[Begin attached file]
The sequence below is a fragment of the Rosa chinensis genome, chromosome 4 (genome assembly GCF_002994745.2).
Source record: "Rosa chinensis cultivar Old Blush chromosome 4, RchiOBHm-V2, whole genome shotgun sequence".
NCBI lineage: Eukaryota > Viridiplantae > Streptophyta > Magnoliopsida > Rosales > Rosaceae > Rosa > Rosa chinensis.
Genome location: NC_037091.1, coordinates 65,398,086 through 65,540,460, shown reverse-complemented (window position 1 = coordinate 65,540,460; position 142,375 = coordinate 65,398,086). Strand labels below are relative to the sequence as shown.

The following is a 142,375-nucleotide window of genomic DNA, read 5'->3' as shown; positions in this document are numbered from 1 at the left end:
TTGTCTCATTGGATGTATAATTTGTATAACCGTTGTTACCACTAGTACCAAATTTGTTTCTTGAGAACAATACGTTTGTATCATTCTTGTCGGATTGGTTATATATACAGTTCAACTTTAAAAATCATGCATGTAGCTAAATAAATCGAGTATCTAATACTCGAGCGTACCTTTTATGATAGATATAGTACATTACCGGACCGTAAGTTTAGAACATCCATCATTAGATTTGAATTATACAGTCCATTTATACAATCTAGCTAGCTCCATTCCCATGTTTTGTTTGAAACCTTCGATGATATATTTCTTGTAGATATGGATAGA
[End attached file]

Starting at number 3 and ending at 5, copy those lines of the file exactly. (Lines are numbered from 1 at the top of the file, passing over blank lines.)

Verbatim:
NCBI lineage: Eukaryota > Viridiplantae > Streptophyta > Magnoliopsida > Rosales > Rosaceae > Rosa > Rosa chinensis.
Genome location: NC_037091.1, coordinates 65,398,086 through 65,540,460, shown reverse-complemented (window position 1 = coordinate 65,540,460; position 142,375 = coordinate 65,398,086). Strand labels below are relative to the sequence as shown.

The following is a 142,375-nucleotide window of genomic DNA, read 5'->3' as shown; positions in this document are numbered from 1 at the left end: